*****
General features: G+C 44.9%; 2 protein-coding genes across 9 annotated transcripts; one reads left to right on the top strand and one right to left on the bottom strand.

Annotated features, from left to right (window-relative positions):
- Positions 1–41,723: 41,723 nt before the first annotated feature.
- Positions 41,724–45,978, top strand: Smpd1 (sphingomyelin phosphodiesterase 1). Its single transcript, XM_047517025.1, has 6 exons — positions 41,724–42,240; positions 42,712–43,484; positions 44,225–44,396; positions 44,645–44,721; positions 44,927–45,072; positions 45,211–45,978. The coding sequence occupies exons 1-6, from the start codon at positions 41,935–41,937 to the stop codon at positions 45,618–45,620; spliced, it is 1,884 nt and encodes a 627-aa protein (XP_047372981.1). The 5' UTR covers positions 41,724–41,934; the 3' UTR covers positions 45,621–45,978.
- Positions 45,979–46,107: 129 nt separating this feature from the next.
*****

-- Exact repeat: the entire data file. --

General features: G+C 44.9%; 2 protein-coding genes across 9 annotated transcripts; one reads left to right on the top strand and one right to left on the bottom strand.

Annotated features, from left to right (window-relative positions):
- Positions 1–41,723: 41,723 nt before the first annotated feature.
- Positions 41,724–45,978, top strand: Smpd1 (sphingomyelin phosphodiesterase 1). Its single transcript, XM_047517025.1, has 6 exons — positions 41,724–42,240; positions 42,712–43,484; positions 44,225–44,396; positions 44,645–44,721; positions 44,927–45,072; positions 45,211–45,978. The coding sequence occupies exons 1-6, from the start codon at positions 41,935–41,937 to the stop codon at positions 45,618–45,620; spliced, it is 1,884 nt and encodes a 627-aa protein (XP_047372981.1). The 5' UTR covers positions 41,724–41,934; the 3' UTR covers positions 45,621–45,978.
- Positions 45,979–46,107: 129 nt separating this feature from the next.